Because APIs are central to our work, the Service Innovation Lab has been working closely with the Government Enterprise Architects Group in the Department of Internal Affairs (DIA) to explore future security and control models for APIs (Application Programming Interfaces) that allow greater resilience, flexibility and ability to adapt quickly to genuine risks in a rapidly changing environment. We are running a "Tech Check" event tomorrow and we welcome you to join us in this discussion.
This article presents a simple method for categorising the security needs of an API, including:
- An overview of consumable government (APIs) and security from a technical / API team perspective.
- Simple models intended to assist the practitioner in making quick API accessibility & security decisions.
- A core notion, that is essentially: ‘if something needs to be private then secure it using different layers of control, otherwise make it open (but still follow and keep up with current web security guidelines)’.
So what we think is needed is a simple approach the API team can use to quickly categorise their API. An approach aligned and complementary with the two NZ Government API standards documents (released 27/May/2017), namely the API Standards and guidelines Part A - Business, and Part B - Technical.
“APIs” - the cornerstone of digital government
For the purpose of this work, we use APIs as a broad term for all programmatic interfaces to modular systems. The promise of APIs, when used and secured correctly, is transformational. The ability to more easily make authoritative data accessible, to have business rules readily available, and access government transactional services from user experiences all over the internet is profound. The opportunities for dynamic and integrated services based on user needs from myriad providers creates an exponential response to the increasing complexity in society.
There's a tendency when moving into a digital world to try to make everything as secure as it possibly can be but inappropriate barriers to the adoption of the APIs undermine the opportunities for reuse and innovation. We must find the appropriate balance, in line with the commercial sector, and that balance must lean towards minimum viable barriers when deploying APIs, especially when they are interfaces to open information or systems. e.g. For business rules, public data, or simple transaction services like reporting a pothole, it will serve both the agency and society better to have open APIs available for reuse, and for more complex transactions such as renewing a passport to have and use a series of agreed and consistent security measures.
Categorising API security needs
We think that APIs are one or more of the following, they;
- Tell you something
- Tell you something that if it is told to the wrong person, it could cause harm
- Do something
- Do something that if it is asked for by or returned to the wrong person, it could cause harm.
These categories (mapped into security types in the schematic below) provide a simple rule of thumb for judging if an API falls into a harm category. If the API is in a harm category, then a risk assessment should be completed. This assessment will take into account the context on how the service or information is currently available in a non-digital world. This will assist in shaping an API ecosphere that is open by default, but actively identifies and minimises harm, rather than over-complicating security requirements or simply performing a compliance activity. It also makes a distinction between the identity needs of the intermediary software, and of the end user.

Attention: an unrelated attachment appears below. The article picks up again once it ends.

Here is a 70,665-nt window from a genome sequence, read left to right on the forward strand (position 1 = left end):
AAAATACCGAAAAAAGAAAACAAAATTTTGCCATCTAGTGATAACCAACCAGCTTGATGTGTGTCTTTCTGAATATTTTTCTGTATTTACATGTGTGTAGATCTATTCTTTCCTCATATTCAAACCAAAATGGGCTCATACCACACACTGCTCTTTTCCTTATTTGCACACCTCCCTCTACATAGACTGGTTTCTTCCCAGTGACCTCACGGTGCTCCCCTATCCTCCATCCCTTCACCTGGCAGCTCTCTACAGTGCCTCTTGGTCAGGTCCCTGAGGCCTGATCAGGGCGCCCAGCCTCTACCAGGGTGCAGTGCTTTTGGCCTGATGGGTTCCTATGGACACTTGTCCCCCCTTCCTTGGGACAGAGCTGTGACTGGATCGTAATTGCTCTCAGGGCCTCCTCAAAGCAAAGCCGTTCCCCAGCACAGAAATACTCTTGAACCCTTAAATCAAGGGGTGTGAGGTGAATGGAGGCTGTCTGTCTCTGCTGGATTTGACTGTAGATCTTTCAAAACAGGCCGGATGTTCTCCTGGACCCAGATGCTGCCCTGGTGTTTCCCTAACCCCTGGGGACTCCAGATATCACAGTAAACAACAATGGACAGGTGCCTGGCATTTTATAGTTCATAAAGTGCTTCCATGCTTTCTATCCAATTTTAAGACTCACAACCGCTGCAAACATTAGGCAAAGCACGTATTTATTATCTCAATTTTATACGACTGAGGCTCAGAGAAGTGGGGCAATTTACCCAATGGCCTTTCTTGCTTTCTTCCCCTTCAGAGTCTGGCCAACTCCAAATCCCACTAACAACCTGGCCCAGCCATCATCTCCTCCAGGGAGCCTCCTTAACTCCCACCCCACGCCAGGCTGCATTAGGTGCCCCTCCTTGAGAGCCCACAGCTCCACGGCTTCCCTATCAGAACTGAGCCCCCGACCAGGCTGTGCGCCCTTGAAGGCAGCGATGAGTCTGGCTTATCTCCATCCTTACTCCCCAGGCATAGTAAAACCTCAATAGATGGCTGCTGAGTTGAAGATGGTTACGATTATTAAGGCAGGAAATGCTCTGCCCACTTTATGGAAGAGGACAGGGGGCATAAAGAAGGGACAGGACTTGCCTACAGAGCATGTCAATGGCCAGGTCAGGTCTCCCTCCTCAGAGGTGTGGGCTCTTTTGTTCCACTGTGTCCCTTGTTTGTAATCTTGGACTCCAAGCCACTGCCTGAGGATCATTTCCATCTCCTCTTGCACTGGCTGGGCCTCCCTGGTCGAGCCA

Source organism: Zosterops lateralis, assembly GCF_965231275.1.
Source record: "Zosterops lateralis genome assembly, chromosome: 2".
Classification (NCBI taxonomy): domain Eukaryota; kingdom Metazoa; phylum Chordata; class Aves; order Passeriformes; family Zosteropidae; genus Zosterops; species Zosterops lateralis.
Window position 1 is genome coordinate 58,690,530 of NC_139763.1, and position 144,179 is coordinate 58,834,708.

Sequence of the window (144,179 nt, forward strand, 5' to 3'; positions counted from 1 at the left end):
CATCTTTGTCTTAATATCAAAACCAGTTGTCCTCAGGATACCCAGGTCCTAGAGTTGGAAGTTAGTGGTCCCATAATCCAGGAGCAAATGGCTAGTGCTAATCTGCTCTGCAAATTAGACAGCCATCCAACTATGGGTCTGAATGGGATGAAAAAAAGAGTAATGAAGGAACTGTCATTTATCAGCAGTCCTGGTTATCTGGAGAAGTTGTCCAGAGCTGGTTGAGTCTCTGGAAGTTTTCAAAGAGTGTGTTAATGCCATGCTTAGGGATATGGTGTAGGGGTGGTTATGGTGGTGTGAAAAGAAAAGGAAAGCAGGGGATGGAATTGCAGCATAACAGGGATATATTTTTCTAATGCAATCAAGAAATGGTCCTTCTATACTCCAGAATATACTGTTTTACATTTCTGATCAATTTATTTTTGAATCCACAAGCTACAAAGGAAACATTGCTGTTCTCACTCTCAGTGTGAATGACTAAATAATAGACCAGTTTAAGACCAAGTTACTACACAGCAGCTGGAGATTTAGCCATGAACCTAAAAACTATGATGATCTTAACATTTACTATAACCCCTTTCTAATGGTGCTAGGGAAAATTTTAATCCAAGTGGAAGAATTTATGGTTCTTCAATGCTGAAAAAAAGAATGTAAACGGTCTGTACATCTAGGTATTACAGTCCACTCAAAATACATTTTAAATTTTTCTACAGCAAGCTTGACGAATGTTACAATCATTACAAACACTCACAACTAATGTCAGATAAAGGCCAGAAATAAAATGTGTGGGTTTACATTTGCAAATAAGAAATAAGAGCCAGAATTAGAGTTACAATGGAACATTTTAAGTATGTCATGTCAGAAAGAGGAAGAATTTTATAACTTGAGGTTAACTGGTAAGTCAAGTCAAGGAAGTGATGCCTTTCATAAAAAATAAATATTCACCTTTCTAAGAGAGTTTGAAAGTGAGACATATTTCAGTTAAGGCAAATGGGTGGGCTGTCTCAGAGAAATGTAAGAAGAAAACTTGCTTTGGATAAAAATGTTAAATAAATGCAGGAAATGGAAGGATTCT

> Explanation of the Categorisation of API security needs diagram
API Provider Security Controls (the funnel)
API Provider security controls are typically provided by a proxy or gateway – the place where new work traffic traverses to get where it needs to go. This point, or funnel, is a ‘point of control’ where the API provider can apply a generic series of security controls. Typically an agency will use a gateway type device to perform these functions to get consistency across APIs but sme products will have these controls built in. At a minimum these controls should be:
- Request Rate Limiting
- Logging & Realtime Analytics
- Threat Protection
- Transport Security
Cloud native APIs (or microservices) should use a cloud based gateway (or funnel) in the following instances:
- From end user device to the ‘end point’ or microservices application
- Between microservice components hosted in a different subnets or DNS realms
Mitigating Controls - The Wider Picture
Internet based threats are constantly evolving. Being serious about having APIs means adopting new ways of working and keeping up with changing controls and practices. APIs are now developed within a devops organisational structure. This introduces a cross functional team (the API team) that is designing, developing and operating the APIs. This provides a number of benefits from a security perspective:
- With Analytics and Monitoring in place the API team can respond to trends and alerts in real time
- The API product owner works directly with the team to conduct risk assessments
- Quick turnaround on design, develop & deploy
- With an easy to use and find feedback loop in place consumers can report on vulnerabilities
Development (DX) Controls
Essentially these controls relate to best practices, good house-keeping and development hygiene.
- All Private & Moderated data needs to be masked (or cleaned)
- Good API key security - use a vault!
- Established continuous code review processes
- 12 point code design techniques
- Use of a ‘soft identifier’ or tag to enable tracking and analytics of the API